domingo, 7 de junio de 2015

Self-Reported Sitting Time in New York City Adults, The Physical Activity and Transit Survey, 2010-2011

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Self-Reported Sitting Time in New York City Adults, The Physical Activity and Transit Survey, 2010-2011

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Self-Reported Sitting Time in New York City Adults, The Physical Activity and Transit Survey, 2010-2011

Stella S. Yi, PhD, MPH; Katherine F. Bartley, PhD; Melanie J. Firestone, MPH; Karen K. Lee, MD; Donna L. Eisenhower, PhD

Suggested citation for this article: Yi SS, Bartley KF, Firestone MJ, Lee KK, Eisenhower DL. Self-Reported Sitting Time in New York City Adults, The Physical Activity and Transit Survey, 2010–2011. Prev Chronic Dis 2015;12:140488. DOI:


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All other clinicians completing this activity will be issued a certificate of participation. To participate in this journal CME activity: (1) review the learning objectives and author disclosures; (2) study the education content; (3) take the post-test with a 75% minimum passing score and complete the evaluation at; (4) view/print certificate.
Release date: May 28, 2015; Expiration date: May 28, 2016

Learning Objectives

Upon completion of this activity, participants will be able to:
  • Evaluate the potential health impact of sitting time
  • Distinguish mean durations of daily sitting time in the current study
  • Assess variables associated with higher mean durations of self-reported sitting time in the current study
  • Assess variables associated with higher mean durations of accelerometer-reported sitting time in the current study

Camille Martin, Editor, Preventing Chronic Disease. Disclosure: Camille Martin has disclosed no relevant financial relationships.
Charles P. Vega, MD, Clinical Professor of Family Medicine, University of California, Irvine
Disclosure: Charles P. Vega, MD, has disclosed the following relevant financial relationships:
Served as an advisor or consultant for: Lundbeck, Inc; McNeil Pharmaceuticals; Takeda Pharmaceuticals North America, Inc.
Stella S. Yi, PhD, MPH, Department of Population Health, New York University School of Medicine, New York, New York. Katherine F. Bartley, Melanie J. Firestone, Karen K. Lee, Donna L. Eisenhower, New York City Department of Health and Mental Hygiene, New York, New York.

Disclosures: Stella S. Yi, PhD, MPH; Katherine F. Bartley, PhD; Melanie J. Firestone, MPH; Karen K. Lee, MD; Donna L. Eisenhower, PhD have disclosed no relevant financial relationships.



Recent studies have demonstrated the negative health consequences associated with extended sitting time, including metabolic disturbances and decreased life expectancy. The objectives of this study were to characterize sitting time in an urban adult population and assess the validity of a 2-question method of self-reported sitting time.
The New York City Health Department conducted the 2010–2011 Physical Activity and Transit Survey (N = 3,597); a subset of participants wore accelerometers for 1 week (n = 667). Self-reported sitting time was assessed from 2 questions on time spent sitting (daytime and evening hours). Sedentary time was defined as accelerometer minutes with less than 100 counts on valid days. Descriptive statistics were used to estimate the prevalence of sitting time by demographic characteristics. Validity of sitting time with accelerometer-measured sedentary time was assessed using Spearman’s correlation and Bland-Altman techniques. All data were weighted to be representative of the New York City adult population based on the 2006–2008 American Community Survey.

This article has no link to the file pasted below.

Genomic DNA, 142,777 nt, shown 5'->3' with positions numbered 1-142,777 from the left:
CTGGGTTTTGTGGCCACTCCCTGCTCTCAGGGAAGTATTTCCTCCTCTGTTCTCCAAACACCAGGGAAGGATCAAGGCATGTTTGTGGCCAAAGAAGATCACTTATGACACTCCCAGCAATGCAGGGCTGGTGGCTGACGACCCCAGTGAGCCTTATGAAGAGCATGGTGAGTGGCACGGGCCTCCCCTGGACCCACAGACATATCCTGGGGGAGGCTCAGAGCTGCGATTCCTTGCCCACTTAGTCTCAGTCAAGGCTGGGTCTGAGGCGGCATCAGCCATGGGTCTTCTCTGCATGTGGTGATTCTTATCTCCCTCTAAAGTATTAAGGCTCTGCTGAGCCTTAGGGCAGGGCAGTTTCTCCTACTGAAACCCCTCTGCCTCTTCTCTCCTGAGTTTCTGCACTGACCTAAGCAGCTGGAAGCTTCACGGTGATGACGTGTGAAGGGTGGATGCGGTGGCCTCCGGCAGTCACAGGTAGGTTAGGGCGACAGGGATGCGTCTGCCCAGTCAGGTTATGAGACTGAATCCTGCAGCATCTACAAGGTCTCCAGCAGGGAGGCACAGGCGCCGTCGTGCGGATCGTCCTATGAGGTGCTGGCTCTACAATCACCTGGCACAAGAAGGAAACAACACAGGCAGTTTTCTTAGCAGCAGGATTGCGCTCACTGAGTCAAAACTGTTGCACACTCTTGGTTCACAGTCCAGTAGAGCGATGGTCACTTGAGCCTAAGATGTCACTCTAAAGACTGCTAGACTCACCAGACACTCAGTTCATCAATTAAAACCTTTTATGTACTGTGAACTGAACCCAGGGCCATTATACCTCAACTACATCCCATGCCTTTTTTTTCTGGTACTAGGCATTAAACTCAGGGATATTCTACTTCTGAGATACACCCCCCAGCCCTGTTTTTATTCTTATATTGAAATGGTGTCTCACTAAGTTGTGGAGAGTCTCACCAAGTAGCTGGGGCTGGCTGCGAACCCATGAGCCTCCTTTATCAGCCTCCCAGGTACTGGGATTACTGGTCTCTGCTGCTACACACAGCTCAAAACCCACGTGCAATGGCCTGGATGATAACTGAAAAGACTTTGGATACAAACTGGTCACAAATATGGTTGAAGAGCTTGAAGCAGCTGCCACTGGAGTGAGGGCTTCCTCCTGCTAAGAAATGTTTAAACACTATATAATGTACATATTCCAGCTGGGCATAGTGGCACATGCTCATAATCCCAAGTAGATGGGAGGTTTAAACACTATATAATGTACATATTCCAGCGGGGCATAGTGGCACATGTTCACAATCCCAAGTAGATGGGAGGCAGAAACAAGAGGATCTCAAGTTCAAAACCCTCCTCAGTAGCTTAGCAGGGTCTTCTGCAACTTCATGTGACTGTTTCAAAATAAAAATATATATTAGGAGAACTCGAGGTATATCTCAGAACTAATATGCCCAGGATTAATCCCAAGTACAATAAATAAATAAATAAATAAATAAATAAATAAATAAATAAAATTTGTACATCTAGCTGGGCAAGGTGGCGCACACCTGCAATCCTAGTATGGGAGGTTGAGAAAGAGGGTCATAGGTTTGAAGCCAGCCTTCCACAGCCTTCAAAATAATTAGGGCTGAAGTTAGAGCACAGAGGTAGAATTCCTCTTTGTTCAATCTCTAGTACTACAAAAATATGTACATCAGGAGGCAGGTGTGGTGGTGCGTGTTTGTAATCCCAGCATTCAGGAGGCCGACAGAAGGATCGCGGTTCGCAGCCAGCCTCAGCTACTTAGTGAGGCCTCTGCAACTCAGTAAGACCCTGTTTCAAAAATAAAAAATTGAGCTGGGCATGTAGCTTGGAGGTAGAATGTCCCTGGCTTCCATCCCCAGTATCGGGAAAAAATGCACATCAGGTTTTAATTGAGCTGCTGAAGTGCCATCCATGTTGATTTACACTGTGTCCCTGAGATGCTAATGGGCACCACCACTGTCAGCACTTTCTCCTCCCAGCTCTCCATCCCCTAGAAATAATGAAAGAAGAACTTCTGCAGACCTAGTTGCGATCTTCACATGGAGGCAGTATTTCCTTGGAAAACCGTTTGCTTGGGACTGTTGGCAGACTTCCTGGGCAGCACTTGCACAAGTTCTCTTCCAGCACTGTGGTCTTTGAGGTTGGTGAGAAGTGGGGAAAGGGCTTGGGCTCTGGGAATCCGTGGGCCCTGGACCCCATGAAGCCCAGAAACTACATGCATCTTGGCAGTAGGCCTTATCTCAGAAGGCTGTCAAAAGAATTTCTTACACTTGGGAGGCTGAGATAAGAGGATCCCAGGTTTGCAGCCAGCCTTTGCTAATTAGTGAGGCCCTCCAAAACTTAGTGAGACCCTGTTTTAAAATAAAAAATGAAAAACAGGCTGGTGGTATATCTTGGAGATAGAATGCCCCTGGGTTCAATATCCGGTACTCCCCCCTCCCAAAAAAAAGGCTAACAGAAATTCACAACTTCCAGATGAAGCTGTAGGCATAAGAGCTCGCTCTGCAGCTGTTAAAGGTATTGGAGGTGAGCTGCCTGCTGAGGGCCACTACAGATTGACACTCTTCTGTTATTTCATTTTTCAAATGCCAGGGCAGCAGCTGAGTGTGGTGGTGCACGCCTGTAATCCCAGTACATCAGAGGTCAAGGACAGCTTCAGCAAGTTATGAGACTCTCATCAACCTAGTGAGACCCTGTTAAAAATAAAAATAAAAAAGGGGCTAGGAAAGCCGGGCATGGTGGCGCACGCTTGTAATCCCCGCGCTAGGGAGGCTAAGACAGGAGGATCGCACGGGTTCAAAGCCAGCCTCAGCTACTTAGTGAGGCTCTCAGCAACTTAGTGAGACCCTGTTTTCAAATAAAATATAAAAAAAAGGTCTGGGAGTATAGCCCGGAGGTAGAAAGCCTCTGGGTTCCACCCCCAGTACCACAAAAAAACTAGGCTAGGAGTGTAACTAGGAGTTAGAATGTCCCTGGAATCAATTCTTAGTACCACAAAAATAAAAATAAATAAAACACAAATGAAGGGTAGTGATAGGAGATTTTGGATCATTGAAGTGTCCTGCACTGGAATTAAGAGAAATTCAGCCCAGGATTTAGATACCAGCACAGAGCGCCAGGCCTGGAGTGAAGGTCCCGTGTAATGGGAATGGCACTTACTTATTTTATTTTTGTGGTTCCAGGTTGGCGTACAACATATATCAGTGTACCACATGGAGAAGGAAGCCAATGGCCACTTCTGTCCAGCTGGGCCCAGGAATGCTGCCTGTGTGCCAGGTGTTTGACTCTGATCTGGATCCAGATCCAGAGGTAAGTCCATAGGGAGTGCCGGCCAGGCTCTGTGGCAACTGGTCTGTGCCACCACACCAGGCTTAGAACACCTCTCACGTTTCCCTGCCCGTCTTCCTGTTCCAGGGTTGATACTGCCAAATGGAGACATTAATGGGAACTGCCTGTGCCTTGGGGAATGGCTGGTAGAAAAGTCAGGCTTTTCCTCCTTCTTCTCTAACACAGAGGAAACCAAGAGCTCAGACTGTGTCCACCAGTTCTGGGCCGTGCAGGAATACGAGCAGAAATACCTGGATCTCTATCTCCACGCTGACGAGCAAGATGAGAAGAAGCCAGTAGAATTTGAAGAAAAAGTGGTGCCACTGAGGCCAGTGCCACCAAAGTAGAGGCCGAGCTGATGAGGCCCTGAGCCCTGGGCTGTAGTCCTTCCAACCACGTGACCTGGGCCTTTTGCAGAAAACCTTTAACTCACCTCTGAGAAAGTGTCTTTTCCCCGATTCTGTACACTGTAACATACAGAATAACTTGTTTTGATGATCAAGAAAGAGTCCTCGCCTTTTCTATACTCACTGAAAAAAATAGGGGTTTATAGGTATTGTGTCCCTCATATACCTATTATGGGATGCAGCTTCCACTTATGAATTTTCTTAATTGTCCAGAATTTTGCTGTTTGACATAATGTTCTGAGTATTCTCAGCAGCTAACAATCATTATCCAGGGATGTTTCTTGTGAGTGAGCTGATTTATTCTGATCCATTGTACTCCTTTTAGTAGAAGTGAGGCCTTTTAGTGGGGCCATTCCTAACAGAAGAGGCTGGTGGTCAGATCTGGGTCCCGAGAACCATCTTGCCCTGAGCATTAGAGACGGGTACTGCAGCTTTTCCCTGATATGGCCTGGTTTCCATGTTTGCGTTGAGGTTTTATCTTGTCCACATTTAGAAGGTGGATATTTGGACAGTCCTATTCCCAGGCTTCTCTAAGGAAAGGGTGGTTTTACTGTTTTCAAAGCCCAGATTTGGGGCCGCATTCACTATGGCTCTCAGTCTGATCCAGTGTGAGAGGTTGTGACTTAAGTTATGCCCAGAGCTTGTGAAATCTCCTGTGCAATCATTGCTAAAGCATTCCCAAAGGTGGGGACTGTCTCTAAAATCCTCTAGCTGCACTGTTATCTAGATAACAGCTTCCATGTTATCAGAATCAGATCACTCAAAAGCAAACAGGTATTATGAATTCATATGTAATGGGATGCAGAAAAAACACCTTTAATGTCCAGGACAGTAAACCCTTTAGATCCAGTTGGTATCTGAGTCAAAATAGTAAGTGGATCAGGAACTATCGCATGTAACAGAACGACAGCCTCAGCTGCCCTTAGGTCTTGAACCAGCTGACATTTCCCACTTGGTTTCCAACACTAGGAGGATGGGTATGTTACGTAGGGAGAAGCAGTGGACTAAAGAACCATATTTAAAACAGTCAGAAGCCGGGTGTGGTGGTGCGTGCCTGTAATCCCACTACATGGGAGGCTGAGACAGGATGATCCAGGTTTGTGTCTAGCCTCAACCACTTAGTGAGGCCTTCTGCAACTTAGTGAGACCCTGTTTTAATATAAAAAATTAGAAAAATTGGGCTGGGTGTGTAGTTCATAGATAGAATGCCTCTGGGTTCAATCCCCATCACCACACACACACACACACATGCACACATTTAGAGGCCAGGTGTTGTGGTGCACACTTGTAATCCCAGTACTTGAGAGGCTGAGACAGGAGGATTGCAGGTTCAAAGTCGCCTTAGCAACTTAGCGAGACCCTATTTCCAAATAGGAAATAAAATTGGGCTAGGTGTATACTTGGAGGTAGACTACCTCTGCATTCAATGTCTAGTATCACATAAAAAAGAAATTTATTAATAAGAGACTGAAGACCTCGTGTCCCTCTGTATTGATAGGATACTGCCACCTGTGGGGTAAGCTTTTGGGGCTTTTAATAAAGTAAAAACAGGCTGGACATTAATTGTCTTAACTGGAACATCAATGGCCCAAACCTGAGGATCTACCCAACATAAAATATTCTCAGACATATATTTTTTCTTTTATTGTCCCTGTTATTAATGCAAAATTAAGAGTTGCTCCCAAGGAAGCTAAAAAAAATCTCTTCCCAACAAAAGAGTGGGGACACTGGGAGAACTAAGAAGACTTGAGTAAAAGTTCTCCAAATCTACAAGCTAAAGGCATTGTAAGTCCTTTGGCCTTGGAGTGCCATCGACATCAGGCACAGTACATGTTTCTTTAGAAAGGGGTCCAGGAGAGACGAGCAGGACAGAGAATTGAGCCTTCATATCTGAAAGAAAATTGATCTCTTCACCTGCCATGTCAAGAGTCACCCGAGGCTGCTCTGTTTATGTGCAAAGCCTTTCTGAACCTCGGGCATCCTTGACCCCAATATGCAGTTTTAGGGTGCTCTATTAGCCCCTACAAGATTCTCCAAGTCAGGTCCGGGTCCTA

Mean daily self-reported sitting time was 423 minutes; mean accelerometer-measured sedentary time was 490 minutes per day (r = 0.32, P < .001). The mean difference was 49 minutes per day (limits of agreement: −441 to 343). Sitting time was higher in respondents at lower poverty and higher education levels and lower in Hispanics and people who were foreign-born.
Participants of higher socioeconomic status, who are not typically the focus of health disparities–related research, had the highest sitting times; Hispanics had the lowest levels. Sitting time may be accurately assessed by self-report with the 2-question method for population surveillance but may be limited in accurately characterizing individual-level behavior.


The authors thank Brett Wyker, Stephen Immerwahr, and Tamar Adjoian for their help during the study setup, on data processing and analysis, and with manuscript preparation. The original PAT Survey was funded through the Centers for Disease Control and Prevention, Communities Putting Prevention to Work (CPPW) initiative. The biometric measurement was funded as an expansion to this initiative through the CPPW Obesity Supplemental Evaluation Activities grant. The New York University Center for the Study of Asian American Health is supported by National Institutes of Health/National Institute on Minority Health and Health Disparities cooperative agreement no. 2P60MD000538-10. Donna Eisenhower was employed with the New York City Department of Health and Mental Hygiene during the development of the manuscript for this article and is now an independent consultant.

Author Information

Corresponding Author: Stella Yi, PhD, MPH, New York University School of Medicine, Department of Population Health, 550 First Ave, VZN Suite No. 844, 8th Floor, New York, NY 10016. Telephone: 212-263-5163. Email:
Author Affiliations: Katherine F. Bartley, Melanie J. Firestone, Karen K. Lee, Donna L. Eisenhower, New York City Department of Health and Mental Hygiene, New York, New York.


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